Rita Welty BourkeRita Welty Bourke is the author of Islomanes of Cumberland Island and Kylie’s Ark: The Making of a Veterinarian, a Kirkus’ Best Indie Book of the Year Selection. She has published over forty works of fiction and non-fiction in literary magazines including The North American Review, Cimarron Review, Louisiana Literature, Shenandoah, Witness, and the Black Warrior Review. One of her stories, Gunnison Beach, has been included in an anthology entitled “Naked” compiled by Susan Zakin. Five have been nominated for Pushcart prizes. Her essay entitled “The Larry Brown Discovery Tour,” originally published in The Chattahoochee Review, appears in the online journal The Smart Set.

Ms. Bourke was a semi-finalist in the Faulkner Words & Music Literary Contest for Novel-in-Progress in 2004, 2005, and 2006. She was a finalist in America’s Best Short Fiction Contest in 1994.

Rita Bourke is married to the songwriter, Rory Bourke, and has three daughters: Allyson, Kelley, and Leslie. She lives in Nashville, Tennessee.

In Rita’s Words: Eudora

When I first learned there was a writer with the same last name as mine, I was shocked. I remember thinking, if someone named Welty can become a writer, maybe I can too.

Her name was Eudora Welty. She lived in Mississippi. She’d written something called “Delta Wedding,” but the library at my school didn’t have it. They did have a shelf devoted to Nancy Drew, the Bobsey Twins, and Trixie Belden. If you wanted to check them out, you had to make certain Sister Benigna was not on duty at the checkout desk. Such books were trash, she said. Read something worthwhile.

I read Jack London and nearly cried for the man who froze to death because he built a fire under a tree. I read Jonathan Swift, and I still remember poor Gulliver, tied to stakes on the sandy shore of the island of Lilliput. I was in high school before I read the Eudora Welty books. I found myself immersed in a world beyond the adventure and mystery stories I loved. I understood, then, what Sister Benigna was talking about.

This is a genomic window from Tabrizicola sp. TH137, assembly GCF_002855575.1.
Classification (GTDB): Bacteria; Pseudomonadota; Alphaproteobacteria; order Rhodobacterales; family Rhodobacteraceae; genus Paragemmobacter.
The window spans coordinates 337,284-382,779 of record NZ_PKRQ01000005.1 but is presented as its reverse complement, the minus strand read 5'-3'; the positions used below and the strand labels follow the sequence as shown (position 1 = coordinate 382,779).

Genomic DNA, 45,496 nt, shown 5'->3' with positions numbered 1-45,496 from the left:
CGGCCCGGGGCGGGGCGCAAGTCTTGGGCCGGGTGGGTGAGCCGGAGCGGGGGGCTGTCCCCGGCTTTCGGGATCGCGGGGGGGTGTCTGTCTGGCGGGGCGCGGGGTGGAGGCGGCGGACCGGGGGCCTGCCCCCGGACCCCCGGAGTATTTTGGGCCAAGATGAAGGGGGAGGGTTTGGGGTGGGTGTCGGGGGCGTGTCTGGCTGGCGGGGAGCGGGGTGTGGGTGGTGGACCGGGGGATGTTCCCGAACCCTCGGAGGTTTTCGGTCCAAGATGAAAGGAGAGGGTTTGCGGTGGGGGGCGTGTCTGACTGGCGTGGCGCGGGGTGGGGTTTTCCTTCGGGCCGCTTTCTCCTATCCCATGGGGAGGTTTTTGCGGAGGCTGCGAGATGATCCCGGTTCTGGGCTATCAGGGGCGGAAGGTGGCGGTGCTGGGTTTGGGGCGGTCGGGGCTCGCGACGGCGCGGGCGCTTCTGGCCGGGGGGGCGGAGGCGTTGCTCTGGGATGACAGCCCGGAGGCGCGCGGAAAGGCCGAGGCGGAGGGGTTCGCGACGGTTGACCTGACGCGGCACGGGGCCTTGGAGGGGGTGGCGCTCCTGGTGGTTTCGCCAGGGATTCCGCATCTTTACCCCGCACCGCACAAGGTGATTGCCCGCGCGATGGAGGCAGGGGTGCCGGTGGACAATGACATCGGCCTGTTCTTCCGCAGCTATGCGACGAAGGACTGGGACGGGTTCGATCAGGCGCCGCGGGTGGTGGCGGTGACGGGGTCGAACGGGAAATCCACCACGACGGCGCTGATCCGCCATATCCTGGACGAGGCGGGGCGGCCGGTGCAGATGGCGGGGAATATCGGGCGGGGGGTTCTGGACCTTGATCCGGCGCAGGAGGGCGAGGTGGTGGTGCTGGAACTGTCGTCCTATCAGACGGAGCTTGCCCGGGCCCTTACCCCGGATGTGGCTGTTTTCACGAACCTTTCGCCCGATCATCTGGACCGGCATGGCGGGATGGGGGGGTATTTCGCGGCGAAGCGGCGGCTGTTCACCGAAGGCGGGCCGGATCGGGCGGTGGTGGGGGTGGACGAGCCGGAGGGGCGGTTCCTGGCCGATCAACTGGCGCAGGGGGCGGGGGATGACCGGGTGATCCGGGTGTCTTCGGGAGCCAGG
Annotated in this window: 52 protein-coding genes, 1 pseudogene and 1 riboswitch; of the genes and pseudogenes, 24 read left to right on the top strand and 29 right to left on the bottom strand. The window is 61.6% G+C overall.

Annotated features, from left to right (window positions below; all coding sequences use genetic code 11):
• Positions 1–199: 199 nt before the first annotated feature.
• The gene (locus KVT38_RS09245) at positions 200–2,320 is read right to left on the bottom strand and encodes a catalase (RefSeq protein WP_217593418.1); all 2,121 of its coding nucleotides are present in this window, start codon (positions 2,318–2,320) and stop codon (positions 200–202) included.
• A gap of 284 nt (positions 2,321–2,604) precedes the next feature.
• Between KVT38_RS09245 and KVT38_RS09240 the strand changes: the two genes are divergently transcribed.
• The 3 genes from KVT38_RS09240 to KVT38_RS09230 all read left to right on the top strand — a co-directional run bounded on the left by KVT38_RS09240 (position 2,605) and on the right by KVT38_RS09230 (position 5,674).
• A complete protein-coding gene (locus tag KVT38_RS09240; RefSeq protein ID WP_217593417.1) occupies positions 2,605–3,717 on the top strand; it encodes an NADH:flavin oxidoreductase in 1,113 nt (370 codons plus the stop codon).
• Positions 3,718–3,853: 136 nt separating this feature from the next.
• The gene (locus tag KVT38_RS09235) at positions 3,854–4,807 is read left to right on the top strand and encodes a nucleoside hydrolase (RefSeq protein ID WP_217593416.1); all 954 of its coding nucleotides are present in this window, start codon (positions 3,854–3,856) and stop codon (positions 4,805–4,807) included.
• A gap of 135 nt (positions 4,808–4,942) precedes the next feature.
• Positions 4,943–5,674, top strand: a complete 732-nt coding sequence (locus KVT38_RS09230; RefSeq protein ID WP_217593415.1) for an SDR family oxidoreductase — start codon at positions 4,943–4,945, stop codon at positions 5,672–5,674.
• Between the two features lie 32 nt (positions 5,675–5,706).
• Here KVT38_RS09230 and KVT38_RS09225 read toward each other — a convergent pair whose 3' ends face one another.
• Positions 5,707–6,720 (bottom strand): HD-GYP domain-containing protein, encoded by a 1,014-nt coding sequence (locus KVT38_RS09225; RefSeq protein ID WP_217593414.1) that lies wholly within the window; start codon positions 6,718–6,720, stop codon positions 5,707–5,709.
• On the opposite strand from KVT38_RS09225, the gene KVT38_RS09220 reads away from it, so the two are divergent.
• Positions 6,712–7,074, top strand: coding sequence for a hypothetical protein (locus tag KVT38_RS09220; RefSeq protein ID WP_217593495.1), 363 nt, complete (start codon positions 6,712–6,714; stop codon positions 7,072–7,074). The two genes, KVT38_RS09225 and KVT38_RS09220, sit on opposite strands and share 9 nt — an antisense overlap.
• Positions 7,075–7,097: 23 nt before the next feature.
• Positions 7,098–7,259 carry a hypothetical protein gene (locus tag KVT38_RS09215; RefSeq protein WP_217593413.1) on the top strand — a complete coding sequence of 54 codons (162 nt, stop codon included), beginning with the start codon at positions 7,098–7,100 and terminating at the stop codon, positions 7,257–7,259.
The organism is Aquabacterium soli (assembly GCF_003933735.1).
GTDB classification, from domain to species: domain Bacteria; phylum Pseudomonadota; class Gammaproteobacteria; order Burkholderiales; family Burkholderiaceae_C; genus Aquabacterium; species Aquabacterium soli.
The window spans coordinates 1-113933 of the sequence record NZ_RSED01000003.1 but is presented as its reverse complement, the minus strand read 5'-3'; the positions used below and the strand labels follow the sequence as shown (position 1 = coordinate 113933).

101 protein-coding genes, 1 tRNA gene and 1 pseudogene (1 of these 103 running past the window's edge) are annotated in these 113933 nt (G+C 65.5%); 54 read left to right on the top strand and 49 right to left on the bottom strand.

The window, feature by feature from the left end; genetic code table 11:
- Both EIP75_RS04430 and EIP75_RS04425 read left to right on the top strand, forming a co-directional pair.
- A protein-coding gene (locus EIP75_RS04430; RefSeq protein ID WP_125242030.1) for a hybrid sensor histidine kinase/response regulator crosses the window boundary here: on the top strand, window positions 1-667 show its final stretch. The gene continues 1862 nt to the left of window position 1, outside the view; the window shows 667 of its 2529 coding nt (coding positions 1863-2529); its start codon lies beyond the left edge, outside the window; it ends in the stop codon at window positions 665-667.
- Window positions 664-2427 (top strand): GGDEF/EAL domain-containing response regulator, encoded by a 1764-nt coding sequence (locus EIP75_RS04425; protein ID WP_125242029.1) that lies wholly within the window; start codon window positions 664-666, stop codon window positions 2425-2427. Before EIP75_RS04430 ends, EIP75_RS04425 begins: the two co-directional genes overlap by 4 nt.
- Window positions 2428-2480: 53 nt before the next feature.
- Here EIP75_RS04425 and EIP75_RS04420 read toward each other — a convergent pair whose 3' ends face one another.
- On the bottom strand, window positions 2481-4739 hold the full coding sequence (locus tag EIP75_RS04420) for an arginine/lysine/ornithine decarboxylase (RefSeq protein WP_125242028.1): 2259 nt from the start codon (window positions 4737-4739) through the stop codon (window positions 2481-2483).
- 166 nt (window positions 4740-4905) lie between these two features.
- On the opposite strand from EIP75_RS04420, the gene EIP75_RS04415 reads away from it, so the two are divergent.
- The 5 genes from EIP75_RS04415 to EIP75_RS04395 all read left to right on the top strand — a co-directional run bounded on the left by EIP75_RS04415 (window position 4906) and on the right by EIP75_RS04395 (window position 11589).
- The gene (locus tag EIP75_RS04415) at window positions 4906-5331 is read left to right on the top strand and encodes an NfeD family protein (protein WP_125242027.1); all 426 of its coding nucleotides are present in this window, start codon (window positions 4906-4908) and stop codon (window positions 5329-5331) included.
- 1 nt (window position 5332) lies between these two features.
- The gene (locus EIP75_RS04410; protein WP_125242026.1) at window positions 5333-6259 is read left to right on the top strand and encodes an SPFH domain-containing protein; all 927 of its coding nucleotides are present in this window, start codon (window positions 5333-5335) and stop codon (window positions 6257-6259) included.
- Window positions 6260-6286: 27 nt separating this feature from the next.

When I married, I added “Bourke” to my name, and for a time, I left the Welty behind. But I always missed it, and gradually, on stationary and bank accounts, on tax records and mortgage papers, I took it back.

Once I wrote a letter to Ms. Eudora Welty. I told her about Welty ancestors who left Germany in 1751, traveled up the Rhine River to Rotterdam where they boarded a ship bound for America. I wrote of Johannes Welty serving seven years of indentured servitude in order to pay for his passage. I told of the elderly Henry Welty being “sheriffed,” all his possessions sold, left with ”one cow, one calf, and one old cooking pot.”

I thought Ms. Welty might answer my letter, but she did not. No matter. I’m glad I wrote it.

Rita Welty Bourke